“Your faculty, staff and I could not be more proud that you did, because, graduates, the world has never needed your talents, your perspective and your leadership more than it does today,” Beck continued. “You give us hope that in spite of the unprecedented challenges our world is facing at this very moment, the future is bright because you will be leading it.”

U.S. Sen. Alex Padilla urged the graduates to remain engaged and vocal about the issues that matter to them.

“I urge you to be inspired by the best and the most challenging moments of your education as you continue on to your careers,” Padilla said. “Our country needs your leadership, your empathy and your voice, now more than ever. And if I can leave you with one final piece of advice, it’s to think big. When I graduated college, I never would have imagined that I would one day be a United States senator. So, shoot for the stars, stay focused, work hard and don’t shy away from the incredible opportunities that will come your way.”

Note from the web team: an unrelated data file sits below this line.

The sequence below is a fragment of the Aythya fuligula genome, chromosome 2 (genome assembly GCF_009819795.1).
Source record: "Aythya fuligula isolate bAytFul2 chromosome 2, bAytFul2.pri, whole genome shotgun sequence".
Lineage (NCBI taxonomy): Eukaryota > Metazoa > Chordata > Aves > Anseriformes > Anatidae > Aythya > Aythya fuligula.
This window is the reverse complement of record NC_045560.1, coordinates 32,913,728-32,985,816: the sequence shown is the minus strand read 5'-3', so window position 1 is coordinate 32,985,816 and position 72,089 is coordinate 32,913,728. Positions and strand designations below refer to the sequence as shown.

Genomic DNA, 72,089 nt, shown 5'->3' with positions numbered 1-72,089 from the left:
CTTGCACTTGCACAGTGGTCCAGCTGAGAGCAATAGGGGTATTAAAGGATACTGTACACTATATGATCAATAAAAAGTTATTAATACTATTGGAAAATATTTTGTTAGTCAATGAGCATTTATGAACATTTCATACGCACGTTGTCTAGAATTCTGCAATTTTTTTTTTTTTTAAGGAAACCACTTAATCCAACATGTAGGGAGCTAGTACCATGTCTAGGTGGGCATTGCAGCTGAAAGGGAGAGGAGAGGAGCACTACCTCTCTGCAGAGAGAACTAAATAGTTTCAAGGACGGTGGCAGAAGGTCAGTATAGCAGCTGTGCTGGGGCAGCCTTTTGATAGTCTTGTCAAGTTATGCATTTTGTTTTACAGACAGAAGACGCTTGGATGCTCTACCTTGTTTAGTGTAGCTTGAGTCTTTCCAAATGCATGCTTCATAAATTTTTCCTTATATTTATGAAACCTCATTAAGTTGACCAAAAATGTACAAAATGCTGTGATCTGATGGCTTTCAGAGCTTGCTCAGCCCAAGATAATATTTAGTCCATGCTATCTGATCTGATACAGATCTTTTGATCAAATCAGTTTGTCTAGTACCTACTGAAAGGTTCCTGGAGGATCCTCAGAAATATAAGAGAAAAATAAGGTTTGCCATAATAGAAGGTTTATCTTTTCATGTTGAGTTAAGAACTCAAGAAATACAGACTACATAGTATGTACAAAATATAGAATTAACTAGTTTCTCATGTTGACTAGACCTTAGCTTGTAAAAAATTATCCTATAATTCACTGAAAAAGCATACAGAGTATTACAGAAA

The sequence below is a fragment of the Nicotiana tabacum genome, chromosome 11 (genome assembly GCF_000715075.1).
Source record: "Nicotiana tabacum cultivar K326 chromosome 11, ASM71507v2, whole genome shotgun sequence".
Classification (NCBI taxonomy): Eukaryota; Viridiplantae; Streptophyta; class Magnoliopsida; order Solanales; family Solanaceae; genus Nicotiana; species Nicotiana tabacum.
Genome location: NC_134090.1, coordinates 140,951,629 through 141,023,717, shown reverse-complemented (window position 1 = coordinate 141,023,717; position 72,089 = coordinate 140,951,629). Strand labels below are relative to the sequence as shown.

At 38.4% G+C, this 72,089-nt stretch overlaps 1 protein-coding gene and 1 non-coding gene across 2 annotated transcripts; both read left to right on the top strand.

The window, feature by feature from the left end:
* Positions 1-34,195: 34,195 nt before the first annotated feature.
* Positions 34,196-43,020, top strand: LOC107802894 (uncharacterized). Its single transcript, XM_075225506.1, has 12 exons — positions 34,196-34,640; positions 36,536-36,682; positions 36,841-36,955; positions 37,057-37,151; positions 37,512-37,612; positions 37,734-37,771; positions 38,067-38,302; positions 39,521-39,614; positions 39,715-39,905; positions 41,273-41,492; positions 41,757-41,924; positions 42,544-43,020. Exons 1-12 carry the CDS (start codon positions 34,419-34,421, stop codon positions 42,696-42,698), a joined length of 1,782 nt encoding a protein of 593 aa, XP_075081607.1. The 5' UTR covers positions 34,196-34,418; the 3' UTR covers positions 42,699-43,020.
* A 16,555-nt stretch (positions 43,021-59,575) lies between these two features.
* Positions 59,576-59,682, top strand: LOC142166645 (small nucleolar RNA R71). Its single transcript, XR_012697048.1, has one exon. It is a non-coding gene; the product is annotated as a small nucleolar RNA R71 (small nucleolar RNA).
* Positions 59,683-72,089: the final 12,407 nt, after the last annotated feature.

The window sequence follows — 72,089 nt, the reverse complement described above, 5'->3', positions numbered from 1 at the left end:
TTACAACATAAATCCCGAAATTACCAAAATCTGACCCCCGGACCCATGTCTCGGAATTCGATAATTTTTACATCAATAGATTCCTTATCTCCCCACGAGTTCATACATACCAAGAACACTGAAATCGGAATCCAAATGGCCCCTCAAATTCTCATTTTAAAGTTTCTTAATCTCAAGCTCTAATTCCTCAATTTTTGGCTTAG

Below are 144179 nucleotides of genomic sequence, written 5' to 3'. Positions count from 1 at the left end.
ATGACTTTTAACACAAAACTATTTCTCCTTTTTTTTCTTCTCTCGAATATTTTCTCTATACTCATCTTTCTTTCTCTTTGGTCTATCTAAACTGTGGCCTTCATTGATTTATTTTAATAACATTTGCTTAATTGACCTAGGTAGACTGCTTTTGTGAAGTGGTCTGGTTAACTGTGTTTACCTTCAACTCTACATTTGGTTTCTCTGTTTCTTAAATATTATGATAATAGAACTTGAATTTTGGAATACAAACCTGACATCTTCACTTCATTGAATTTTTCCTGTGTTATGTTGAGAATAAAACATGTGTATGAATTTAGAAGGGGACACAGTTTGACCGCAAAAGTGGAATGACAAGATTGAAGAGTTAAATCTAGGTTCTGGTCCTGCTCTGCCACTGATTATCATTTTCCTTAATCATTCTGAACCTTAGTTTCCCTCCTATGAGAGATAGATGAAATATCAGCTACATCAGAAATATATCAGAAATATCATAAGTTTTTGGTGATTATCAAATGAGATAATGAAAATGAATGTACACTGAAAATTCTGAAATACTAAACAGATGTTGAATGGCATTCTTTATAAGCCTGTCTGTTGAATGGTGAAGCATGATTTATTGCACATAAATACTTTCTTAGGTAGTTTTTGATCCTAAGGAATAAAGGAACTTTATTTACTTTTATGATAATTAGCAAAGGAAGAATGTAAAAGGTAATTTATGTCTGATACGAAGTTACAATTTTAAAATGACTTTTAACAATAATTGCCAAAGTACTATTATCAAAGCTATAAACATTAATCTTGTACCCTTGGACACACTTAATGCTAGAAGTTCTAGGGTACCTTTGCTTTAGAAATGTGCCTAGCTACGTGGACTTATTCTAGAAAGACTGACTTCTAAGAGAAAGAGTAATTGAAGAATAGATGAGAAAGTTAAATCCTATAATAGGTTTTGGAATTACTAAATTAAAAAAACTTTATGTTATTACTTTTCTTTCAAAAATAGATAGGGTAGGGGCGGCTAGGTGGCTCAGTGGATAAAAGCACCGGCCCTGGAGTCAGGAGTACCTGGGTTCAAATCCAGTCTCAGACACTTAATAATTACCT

Los Angeles County guidelines meant that the all-university commencement ceremony production followed strict COVID protocols, including having a COVID-19 Compliance Officer and a COVID-19 Health and Safety Orientation.

Though some of the traditional elements were still in place, including the platform party, the regalia and the presence of the ceremonial mace, many traditions were modified to be in line with protocols.

William Watkins, vice president for Student Affairs and dean of students, and Mary Beth Walker, provost and vice president for Academic Affairs, combined to recognize the outstanding graduates from the classes of 2019-20 and 2020-21.